Galesburg Register-Mail from Galesburg, Illinois on September 23, 1963 · Page 8
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Galesburg Register-Mail from Galesburg, Illinois · Page 8

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Galesburg, Illinois
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Monday, September 23, 1963
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Page 8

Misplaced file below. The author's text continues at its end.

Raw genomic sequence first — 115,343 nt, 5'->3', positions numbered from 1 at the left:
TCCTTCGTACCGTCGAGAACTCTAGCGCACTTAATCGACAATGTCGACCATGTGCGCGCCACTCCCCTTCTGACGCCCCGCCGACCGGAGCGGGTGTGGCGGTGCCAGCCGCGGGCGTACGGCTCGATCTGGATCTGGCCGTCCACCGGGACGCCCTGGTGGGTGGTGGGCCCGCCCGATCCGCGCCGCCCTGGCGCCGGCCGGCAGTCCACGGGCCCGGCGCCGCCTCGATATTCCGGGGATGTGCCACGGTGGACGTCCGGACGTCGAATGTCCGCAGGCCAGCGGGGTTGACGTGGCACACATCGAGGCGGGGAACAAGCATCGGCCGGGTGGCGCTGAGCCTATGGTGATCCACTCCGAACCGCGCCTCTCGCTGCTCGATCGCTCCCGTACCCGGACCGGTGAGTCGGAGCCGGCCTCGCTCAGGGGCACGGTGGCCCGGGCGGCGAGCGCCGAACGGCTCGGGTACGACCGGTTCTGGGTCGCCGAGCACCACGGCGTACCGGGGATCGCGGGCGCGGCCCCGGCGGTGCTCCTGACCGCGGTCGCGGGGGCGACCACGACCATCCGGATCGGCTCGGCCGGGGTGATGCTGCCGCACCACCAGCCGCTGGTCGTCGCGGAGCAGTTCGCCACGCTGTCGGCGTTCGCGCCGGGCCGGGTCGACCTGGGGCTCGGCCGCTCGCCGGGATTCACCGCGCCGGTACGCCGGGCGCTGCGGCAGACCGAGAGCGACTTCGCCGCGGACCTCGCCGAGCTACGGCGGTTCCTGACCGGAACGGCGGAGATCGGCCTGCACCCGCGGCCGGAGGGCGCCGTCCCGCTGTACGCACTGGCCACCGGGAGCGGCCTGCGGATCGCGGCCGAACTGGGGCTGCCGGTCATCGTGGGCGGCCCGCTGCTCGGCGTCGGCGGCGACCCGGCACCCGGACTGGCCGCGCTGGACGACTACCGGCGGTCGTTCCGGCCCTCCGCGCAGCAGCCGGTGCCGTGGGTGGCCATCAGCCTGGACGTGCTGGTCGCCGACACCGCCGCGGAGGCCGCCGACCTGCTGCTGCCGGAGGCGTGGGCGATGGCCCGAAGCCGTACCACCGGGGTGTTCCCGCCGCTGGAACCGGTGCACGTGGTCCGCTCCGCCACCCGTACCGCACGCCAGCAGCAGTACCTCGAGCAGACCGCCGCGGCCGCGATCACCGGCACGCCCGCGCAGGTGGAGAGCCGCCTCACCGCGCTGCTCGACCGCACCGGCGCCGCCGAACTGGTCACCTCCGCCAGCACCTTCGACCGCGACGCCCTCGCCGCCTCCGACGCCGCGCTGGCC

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8 6olesbufa :..ReQistflr.'_MQil>-!^lfeskuifl,-. IH. Monday, Sept. 23, 1963 Cjyic Art League Assembles at Custer liitt » « » Encaustic painting, which had its beginnings in antiquity, was skillfully demonstrated by Prof. Warren F. Doolittle, professor of art at the University of Illinois, for the Civic Art League Saturday evening. Meeting at Custer Inn. members and their guests assembled for the annual September dinner. As Prof. Doolittle explained the technique of the medium, he created a picture for the audience. Encaustic painting is burnt- in wax color. While this is not a critical medium, related the speaker, it is important to establish a good bond for the ground, which may be paper, masonite or canvas. The addition of a white covering on the masonite or canvas adds luminosity to the colors, he related. Ingredients for painting include beeswax, the base, applica- FANCIFUL PAINTER is the title of the cover picture (above) appearing on the yearbooks at each place setting at the Civic Art League dinner Saturday at Custer Inn. Mrs. F. L. Bleoe designed the cover for this year's book. Plan October Wedding Mr. and Mrs. Fay Wooldridge, Knoxville announce the approaching marriage of their daughter Carol to George R. Woodward, son of Mr. and Mrs. George A. Woodward, East Fremont Road. Wedding vows will be exchanged Saturday afternoon, Oct. 5 at 2:30 o'clock in the Methodist Church in Knoxville. All friends and relatives are invited to attend the ceremony and reception following in the Education Building of the church. ble either through a hot or cold method, plus turpentine. Originally resin varnish was the binder. Added to this is pigment, which may be magna, casein or dry pigment. Apply, burn and polish are the three steps of the encaustic process, whose "greatest charm is brilliance of color." Prepared wax, which includes pigments, clear beeswax and color, all healed on a pa'lette are applied with a pig bristle brush. After .the colored wax is placed on the surface, the painting is burned in. As Prof. Doolittle burned the picture with a blow torch, he pointed out it was possible to rearrange the painting composition with the torch, as the wax could be forced to change shape by the heat being held longer on one area. The use of the torch determines the quality of the painting, he commented. In the cold method the wax paste, with color ar'ded, is applied with the fingers, then burned in. In either case he stated the third step is always polish. Need Polishing Encaustic paintings need to be polished he related from time to time to retain their "charm." Apparent complexity of the medium scares one away, but an artist can experiment with it," the speaker commented as he explained that one can burn in at any lime or paint at any time, as there is no critical stage. One of the added positive qualities he explained of this work is its durability, as it is "almost inde- structable." The speaker answered questions during his commentary. Mrs. Louis E. Ubben, president, and Mrs. C. L. Gummere, vice president, presided during the evening. Mrs. Ed Pettit and Mrs. E. J. Dosing were co-chairmen for the dinner, and ticket co- chaifmen were Mrs. Kenneth Dimond and Mrs. Mable Bowden. The round tables were centered with miniature arrangements of autumn flowers and woodcarvings by A. B. Chalstran. Music during the dinner hour was presented by Mi's. C. E. Van Norman. Do lf]ole ^Anniversary, Coolie n fetvd . . . There will be nearly 1,200 people at a party on the Knox campus tonight ready to shake hands with everyone who comes through what may be the longest receiving line in the nation. The occasion is the traditional Knox College "Pumphandle," an affair in which every guest shakes hands with all other guests at the party. Every person going through the receiving line in Memorial Gymnasium meets all of the students, faculty and administrative staff members of the college. By the time the "Pumphandle" is over, the last person through the line meets and shakes hands with about 1,200 people. The "Pumphandle" at Knox occurs at the end of the orientation week period for new students and on the evening before classes begin for the new academic term at the college. Miss Barbara Swensrud has returned to DePauw University, Green castle, (Continued on page 9) MR. AND MRS. WARD MARINER (above) of 1193 N. Academy St. will celebrate their 50th wedding anniversary with an open house on Sunday at the home of their son and daughter-in-law, Mr. and Mrs. Robert Mariner, 5 Fairway Drive. Hosts for the event will be their sons, Robert and Phillip, of Galesburg, and their families. Guests are invited to call during the afternoon from 3 to 5 o'clock and in the evening from 7 to 9 o'clock. Mr. and Mrs. Mariner were married Oct. 2, 1913, in Galesburg. They have five grandchildren. The couple requests no gifts. PRAIRIE PLAYERS Slides of past productions will be shown at the meeting of Prairie Players Tuesday evening at 8 o'clock at May Co. Refreshments will be served. The public is invited to attend. PHI MU ALUMNAE Mrs. Donald Hogan will present the program when Galesburg Phi Mu Alumnae Association meets Wednesday evening at 7:30 o'clock in the home of Mrs. Max Wenzlemann, 600 Monroe, Abingdon. tone IflfliSA ^Ardallte Stt &£)auid *S?* cJ&ndbery, PUp WMina Von, ung. Wedding promises were exchanged by Miss Ardathe N. Stone, daughter of Mr. and Mrs. Ralph Stone of Knoxville, and David S. Lindberg, son of Rev. and Mrs. Eldon Lindberg, 2618 Lakeview Ave., Chicago, Sunday after- in the chapel of the noon First Presbyterian Church, Galesburg. The nuptials were solemnized at 2:30 o'clock as Rev. Mr. Lindberg of the Fullerton Covenant Presbyterian Church, Chicago, read the double ring ceremony for the bride and his son. Best man was Forrest Hartman of Lockport. Guests were seated during the organ prelude by Mrs. John H. Clarke of Knoxville by ushers, Jack Wilson of Santa Fe., N.M., and Tom England, of Barrington, both cousins of the bride. Don Peake of Lincoln was the soloist. Green cypripedium orchids arranged with ivy and stephanotis were carried by the bride to complement her silk faced peau de soie wedding dress. Reembroid- ered Alencon lace outlined the sabrina neckline of the basque bodice, with its long sleeves. The controlled bell skirt of the ballerina length gown was fashioned with deep side pleats which swept into back fullness. Tiny tailored bows were at the side waistline. Her short bouffant veiling was caught to a headpiece of pearls and satin leaves. Attendant Miss Joyce Metcalfe of Homewood served as maid of honor. Her sheath dress of emerald green satin faced faille was fashioned with a full detachable overskirt. Her matching shoulder length veil was caught to a cluster effect. Miss Metcalfe carried cascade of white Snowdrift pompons, fuji mums and stephanotis. At the reception in the church parlors Miss Leanne Shreves of Chicago asked the guests to sign the bride's book. Miss Gail Metcalfe of Homewood was in charge of the gifts. Serving honors were accorded Mrs. Gary Duke of Lansing, Mich., Mrs. Gordon Guth of Alpha Rho Chapter Convenes Realignment of committee responsibilities and completion of plans for the 1963-'64 season comprised the program for the September meeting of Alpha Rho chapter of Delta Kappa Gamma Society on Saturday. Miss Gladys Edwards presided at the workshop meeting held in the Student Union Building at' Monmouth College. Preceding the Evanston, Mrs. Tom England of Barrington and Mrs. John Hinck of NaperVille. After a wedding trip through Wisconsin and Oct. 1, the couple will reside at 1730 Burr Oak, Homewood. Mrs. Lindberg was graduated from Knox College, where she affiliated with Alpha Xi Delta sorority. For- the past two years she has been teaching biology at the Homewood-Flossmoor High School, Flossmoor. Her husband, also a graduate of Knox College, received his master's degree in political science at the University of Chicago, where he is presently working on his doctorate. Mrs. John Clarke and Mrs. Richard Yemm, both of Knoxville, entertained at a shower for the bride the latter part of August. Mr. and Mrs. David S. Lindberg (Miss Ardathe N. Stone) C ^oupie to Reside in ^Jdonoluii (Continued on page 9) OPEN TONITE 'TIL NINE! irst For Value' SEPTEMBER SALE OF WINTER COATS Fur Trim Styles Reg. $100 and up A real September bargain! But hurry — the quantity is limited on these lavishly mink trimmed coats. Unrrimmed Coots Reg. $39.95 - $69.95 $ 28 <38 An excellent opportunity to scoop up savings on warm winter coats in blacks and fall colors. Save! 1 LOT FALL SUITS $28 NEW FALL DRESSES Sites 5 to 24'/i R« 9 . $11.98 to $25 $ 8 '10 One rack of new fall dresses marked down to clear. Plenty of time to wear these bargains and you save 20% to 50% on each! oupie Honolulu, Hawaii, will be the future home of newlyweds, Mr. and Mrs. John W. Carl Jr., following their wedding trip to Washington, D.C. The former Miss Mary Jane Keim, daughter of Mrs. Ray Keim of New Windsor, and the bridegroom, son of Mr. and Mrs. John Carl, Kailna Oahu, Hawaii pledged wedding vows at 7:30 o'clock Friday evening at First United Presbyterian Church in New Windsor. Officiating at the double ring ceremony was Rev. Robert Walker of the Coal Valley Presbyterian Church. Lynn Keim, New Windsor, brother of the bride was best man and Allen Korslund, Eagle Grove, Iowa and Richard Friesth,' Coal Valley, the bride's brothers- in-law, seated the guests. Miss Judy Petrie, organist, presented the prelude and accompanied the soloist, George Johnson of North Henderson. Peacock blue deep lustre satin dresses were worn by the attendants, Mrs. Allen Korslund, Eagle Grove, the bride's sister, who was matron of honor, and Miss Ann Friesth, Coal Valley, niece of the bride, who served as junior bridesmaid. Their gowns had fitted bodices with schiffli-embroidered lace overblouses and bell-s h a p e d skirts. They wore headpieces of matching material and lace and carried bouquets of white lace mums. Walks with Father Walking with her father who gave her in marriage the bride chose a cascade bouquet of white fuji mums and ivy as the floral complement for her wedding gown of silk-faced peau designed, with empire waistline. The bodice was of hand cut and reembroid- ered Alencon lace appliqued on French net. Fashion detail of the Watteau back was the full chapel train, with inside paneling of Alencon lace. Miss Keim whose silk illusion veiling was caught to a pillbox sparkling with seed pearls, carried the handkerchief her mother and sisters had carried at their weddings. Later wedding guests attended a reception in the bride's home. The tiered wedding cake on the u refreshment table was surrounded with white asters and ivy. Sharing serving honors were Mrs. Lynn Keim, Mrs. Lester Robb and Mrs. John Robb. Mrs. Neal Robb invited guests to sign the guest book. Mrs. Carl attended Monmouth College and was graduated from the University of Wisconsin with a degree in physical therapy. A member of the American Physical Therapy Association, she is employed by the Rehabilitation Center of Hawaii. She affiliated with Kappa Delta social sorority in college. Mr. Carl, a graduate of Los Angeles State College belongs to Delta Kappa Phi social fraternity. A civilian employe of the Navy, he was discharged from the Army in 1957. READ THE CLASSIFIEDS! WATACA CONGREGATIONAL CHURCH — ANNUAL FRIED CHICKEN DINNER THURSDAY, SEPT. 26 Serving at 5:30 Adulti, $1.35 Children, 75c Mil-Rice FOR ONLY 10.00 HEALTH CLUBS Per Month Produces A New Way of Life Good Health Does Not Play A Waiting Game REDUCING GAINING TONING BODY CONDITIONING JOIN NOW CALL NOW 342-6643 PERSONAL SUPERVISION LOOK BETTER FEEL BETTER FOR FUN AND GOOD HEALTH LOSE OR GAIN Improve Circulation and Improve Muscular Tone CALL NOW 342-6643 MIL-RICE HEALTH CLUBS 121 SO. PRAIRIE ST. Ground Floor